Rupert Murdoch is fundamentally a newspaper man. That's how he built News Corp. into a world-strangling media conglomerate. But will his stubborn soft spot for papers be the thing that brings the company down?

Speculation during the last couple of weeks has been that Murdoch's #2 man at News Corp, Peter Chernin, could be leaving the company soon. That didn't seem to be based on anything solid, and besides, a management shuffle won't solve the fundamental problem that Murdoch's fondness for papers is hurting News Corp's profitability above and beyond what the economy at large is doing.

Murdoch's $5 billion payment for the Wall Street Journal was obviously far too rich. The New York Post has always been a money-loser. And on a more basic level, every newspaper in a company's portfolio these days is likely to be considered, at best, a time bomb by investors. Nobody thinks any newspaper anywhere is on the financial upswing; consequently, even a company stocked with some of the most influential papers in the world, like News Corp, pays a price for owning them. Murdoch adopts the Last Man Standing defense:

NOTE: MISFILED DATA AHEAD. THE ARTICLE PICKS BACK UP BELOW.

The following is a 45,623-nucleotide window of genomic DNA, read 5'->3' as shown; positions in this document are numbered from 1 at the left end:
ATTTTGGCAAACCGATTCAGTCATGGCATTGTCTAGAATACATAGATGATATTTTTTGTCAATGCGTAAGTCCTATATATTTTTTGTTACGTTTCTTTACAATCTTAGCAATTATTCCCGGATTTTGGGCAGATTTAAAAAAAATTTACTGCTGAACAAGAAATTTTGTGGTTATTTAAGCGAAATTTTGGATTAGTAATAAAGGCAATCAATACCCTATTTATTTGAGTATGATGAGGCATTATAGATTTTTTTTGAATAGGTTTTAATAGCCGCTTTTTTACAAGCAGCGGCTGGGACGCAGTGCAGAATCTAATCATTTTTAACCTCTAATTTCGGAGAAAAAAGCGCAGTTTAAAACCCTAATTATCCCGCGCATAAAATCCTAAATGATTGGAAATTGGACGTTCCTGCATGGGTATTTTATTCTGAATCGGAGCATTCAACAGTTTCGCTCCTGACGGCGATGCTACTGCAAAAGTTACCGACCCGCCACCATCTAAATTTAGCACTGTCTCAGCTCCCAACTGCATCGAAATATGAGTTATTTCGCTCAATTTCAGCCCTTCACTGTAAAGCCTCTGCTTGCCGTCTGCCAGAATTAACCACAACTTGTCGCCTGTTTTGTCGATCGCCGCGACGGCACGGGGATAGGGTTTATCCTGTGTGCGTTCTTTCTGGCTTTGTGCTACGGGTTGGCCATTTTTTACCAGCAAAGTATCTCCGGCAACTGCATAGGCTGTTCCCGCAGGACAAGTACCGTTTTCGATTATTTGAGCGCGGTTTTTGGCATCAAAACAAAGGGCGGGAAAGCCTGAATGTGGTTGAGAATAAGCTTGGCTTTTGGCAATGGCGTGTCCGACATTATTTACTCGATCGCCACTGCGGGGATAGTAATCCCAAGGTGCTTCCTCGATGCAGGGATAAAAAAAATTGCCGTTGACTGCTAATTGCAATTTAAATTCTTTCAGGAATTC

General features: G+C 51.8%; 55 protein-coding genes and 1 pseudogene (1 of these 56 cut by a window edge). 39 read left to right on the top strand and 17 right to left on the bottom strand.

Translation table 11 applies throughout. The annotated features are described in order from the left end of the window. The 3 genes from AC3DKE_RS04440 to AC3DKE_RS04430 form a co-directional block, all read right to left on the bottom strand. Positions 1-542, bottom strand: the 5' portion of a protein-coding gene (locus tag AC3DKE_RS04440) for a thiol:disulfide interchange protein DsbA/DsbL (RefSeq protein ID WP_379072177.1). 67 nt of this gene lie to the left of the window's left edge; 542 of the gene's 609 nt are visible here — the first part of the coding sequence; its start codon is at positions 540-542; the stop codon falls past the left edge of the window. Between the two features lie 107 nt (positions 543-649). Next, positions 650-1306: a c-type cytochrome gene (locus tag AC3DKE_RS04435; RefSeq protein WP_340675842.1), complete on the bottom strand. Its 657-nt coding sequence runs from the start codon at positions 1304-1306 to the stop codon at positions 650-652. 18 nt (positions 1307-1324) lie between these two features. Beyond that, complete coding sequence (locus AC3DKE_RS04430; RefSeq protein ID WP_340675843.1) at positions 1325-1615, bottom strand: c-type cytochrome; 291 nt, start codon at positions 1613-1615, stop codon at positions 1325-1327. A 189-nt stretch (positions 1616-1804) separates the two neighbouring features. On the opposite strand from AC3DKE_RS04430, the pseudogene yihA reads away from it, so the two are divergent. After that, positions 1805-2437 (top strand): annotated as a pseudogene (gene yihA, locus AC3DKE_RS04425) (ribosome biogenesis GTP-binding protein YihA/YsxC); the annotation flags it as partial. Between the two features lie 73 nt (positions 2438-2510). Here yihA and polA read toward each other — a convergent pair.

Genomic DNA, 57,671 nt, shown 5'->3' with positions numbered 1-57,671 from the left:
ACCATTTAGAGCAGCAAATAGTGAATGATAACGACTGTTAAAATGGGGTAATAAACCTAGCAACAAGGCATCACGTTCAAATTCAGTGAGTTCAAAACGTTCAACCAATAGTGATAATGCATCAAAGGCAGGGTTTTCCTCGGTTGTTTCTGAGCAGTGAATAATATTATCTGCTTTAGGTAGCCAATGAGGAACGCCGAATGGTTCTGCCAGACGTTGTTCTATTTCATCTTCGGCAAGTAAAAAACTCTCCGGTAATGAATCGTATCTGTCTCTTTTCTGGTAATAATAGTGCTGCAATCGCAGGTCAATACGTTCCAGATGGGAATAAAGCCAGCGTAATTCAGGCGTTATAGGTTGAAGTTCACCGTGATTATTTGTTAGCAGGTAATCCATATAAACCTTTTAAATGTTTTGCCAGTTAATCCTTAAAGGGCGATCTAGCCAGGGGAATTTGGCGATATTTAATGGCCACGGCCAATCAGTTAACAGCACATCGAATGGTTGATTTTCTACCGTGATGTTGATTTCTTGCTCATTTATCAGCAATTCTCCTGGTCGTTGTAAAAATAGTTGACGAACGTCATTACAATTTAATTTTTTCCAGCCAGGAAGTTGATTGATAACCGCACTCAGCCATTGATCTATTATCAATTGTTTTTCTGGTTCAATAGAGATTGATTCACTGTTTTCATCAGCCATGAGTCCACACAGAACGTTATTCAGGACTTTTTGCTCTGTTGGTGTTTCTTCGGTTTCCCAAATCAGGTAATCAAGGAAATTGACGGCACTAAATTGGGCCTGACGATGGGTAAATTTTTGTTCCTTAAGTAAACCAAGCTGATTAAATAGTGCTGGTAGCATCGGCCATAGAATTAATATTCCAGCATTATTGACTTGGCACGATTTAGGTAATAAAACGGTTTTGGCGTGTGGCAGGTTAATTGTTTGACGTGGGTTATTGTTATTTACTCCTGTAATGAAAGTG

"I have great faith that if we continue the way we are going, we may even get lucky and not have so much competition at the end of it all," Mr. Murdoch said in a recent conference call with Wall Street analysts. "We are in good shape on the newspapers."

This idea has been espoused by various print titles recently—the New York Times and Time magazine, for example—asserting that the strength of their brands will carry them through the hard times, scathed but not dead, while weaker competitors fall away.

The problem with this: it's not an actual plan. It's just optimism. It's the media equivalent of WW1 trench fighting, betting that you'll finally break your enemy's lines because you have a greater number of soldiers to send to their deaths in front of the machine guns.

The result of this strategy is that everyone ends up crippled, and most end up dead. News Corp and Murdoch—and his competitors, for that matter—need to think smarter. [NYT]